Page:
- poorly integrated verbal and nonverbal communication
- abnormalities in eye contact and body language
- deficits in understanding and use of gestures
- a total lack of facial expressions and nonverbal communication
A.3. Deficits in developing, maintaining, and understand relationships, for example:
- difficulties adjusting behaviour to suit various social contexts
- difficulties in sharing imaginative play or in making friends
- absence of interest in peers
B. Restricted, repetitive patterns of behaviour, interests, or activities, as manifested by at least two of the following, currently or by history (examples are illustrative, not exhaustive):
B1. Stereotyped or repetitive motor movements, use of objects, or speech, for example:
- simple motor stereotypes
- lining up toys
- flipping objects
- idiosyncratic phrases
B2. Insistence on sameness, inflexible adherence to routines, or ritualized patterns of verbal or nonverbal behaviour, for example:
- extreme distress at small changes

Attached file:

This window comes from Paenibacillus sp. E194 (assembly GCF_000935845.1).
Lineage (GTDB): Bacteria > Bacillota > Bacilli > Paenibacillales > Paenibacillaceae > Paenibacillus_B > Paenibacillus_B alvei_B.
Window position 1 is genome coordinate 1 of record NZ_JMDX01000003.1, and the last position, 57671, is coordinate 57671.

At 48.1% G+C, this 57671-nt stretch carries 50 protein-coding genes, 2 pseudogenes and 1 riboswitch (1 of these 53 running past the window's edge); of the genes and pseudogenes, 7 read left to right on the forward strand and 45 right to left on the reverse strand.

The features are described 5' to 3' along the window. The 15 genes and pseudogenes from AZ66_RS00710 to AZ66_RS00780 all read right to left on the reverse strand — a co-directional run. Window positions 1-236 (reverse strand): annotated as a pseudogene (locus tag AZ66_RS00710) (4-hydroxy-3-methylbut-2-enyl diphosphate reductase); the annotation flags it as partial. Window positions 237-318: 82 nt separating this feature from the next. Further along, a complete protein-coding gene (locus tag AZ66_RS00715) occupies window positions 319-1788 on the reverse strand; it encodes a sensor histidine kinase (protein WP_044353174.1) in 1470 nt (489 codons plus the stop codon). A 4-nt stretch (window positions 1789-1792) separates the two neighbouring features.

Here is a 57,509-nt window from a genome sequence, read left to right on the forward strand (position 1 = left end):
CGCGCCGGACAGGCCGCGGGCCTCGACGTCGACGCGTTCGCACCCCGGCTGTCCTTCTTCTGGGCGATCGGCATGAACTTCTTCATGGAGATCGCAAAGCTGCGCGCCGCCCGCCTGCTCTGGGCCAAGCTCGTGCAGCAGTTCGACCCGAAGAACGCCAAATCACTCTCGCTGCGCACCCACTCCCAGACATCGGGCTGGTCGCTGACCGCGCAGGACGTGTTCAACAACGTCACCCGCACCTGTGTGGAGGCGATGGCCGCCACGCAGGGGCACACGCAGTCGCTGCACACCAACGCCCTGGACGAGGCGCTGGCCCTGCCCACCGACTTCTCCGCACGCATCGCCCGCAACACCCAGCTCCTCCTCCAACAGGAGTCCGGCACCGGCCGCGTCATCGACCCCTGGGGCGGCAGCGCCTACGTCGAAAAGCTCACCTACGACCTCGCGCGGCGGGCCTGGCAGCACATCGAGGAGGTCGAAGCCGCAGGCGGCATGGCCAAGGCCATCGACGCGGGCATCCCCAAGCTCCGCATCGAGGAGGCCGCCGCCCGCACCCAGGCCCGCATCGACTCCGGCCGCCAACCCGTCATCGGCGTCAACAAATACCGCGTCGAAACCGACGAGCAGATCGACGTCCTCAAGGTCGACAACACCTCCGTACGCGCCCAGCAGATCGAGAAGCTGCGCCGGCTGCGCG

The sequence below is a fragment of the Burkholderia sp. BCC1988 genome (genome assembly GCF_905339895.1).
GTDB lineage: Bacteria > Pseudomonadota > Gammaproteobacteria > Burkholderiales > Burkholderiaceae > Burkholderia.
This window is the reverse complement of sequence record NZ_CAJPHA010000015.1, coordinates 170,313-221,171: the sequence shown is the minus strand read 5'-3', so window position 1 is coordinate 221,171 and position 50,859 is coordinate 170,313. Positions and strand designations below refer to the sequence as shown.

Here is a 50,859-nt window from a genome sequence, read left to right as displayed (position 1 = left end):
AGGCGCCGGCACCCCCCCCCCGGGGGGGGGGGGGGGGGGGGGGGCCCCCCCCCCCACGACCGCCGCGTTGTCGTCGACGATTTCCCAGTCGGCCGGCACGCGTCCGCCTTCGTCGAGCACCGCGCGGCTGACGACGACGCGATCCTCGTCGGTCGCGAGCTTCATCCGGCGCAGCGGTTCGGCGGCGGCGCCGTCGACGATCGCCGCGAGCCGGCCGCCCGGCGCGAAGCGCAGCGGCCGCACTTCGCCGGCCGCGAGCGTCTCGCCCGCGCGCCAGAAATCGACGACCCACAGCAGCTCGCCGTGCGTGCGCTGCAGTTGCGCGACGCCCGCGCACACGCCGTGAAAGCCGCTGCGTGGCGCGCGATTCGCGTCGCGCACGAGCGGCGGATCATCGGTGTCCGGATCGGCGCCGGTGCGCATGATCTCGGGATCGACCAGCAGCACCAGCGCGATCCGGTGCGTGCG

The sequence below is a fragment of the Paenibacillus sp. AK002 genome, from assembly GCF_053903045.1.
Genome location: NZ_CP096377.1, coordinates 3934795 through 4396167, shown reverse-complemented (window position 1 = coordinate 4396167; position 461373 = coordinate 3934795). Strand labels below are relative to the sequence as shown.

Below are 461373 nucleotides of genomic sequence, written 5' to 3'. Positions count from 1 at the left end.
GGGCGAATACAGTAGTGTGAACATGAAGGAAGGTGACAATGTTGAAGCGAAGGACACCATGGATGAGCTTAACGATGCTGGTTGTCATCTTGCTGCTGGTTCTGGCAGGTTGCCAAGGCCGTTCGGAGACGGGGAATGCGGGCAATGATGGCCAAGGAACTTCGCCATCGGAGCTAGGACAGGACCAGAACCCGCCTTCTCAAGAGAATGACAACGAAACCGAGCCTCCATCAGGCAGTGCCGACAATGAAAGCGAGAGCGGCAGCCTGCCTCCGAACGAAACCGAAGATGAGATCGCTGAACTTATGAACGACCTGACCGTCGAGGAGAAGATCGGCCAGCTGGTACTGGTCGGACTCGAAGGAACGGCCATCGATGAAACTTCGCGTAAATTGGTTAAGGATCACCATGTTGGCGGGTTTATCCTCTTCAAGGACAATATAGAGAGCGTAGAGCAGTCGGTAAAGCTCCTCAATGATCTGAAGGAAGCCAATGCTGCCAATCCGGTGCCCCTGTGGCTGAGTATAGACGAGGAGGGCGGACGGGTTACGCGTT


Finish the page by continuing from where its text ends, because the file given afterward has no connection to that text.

- difficulties with transitions
- rigid thinking patterns
- greeting rituals
- need to take the same route or eat …same food every day.
B3. Highly restricted, fixated interests that are abnormal in intensity or focus, for example
- strong attachment to or preoccupation with unusual objects
- excessively circumscribed or perseverative interests
B4. Hyper- or hyporeactivity to sensory input or unusual interest in sensory aspects of the environment, for example:
- apparent indifference to pain/temperature
- adverse response to specific sounds or textures
- excessive smelling or touching of objects
- visual fascination with lights or movement
B. Symptoms must be present in the early developmental period (but may not become fully manifest until social demands exceed limited capacities, or may be masked by learned strategies in later life.
C. Symptoms cause clinically significant impairment in social, occupational, or other important areas of current functioning.
D. These disturbances are not better explained by intellectual disability or global developmental delay.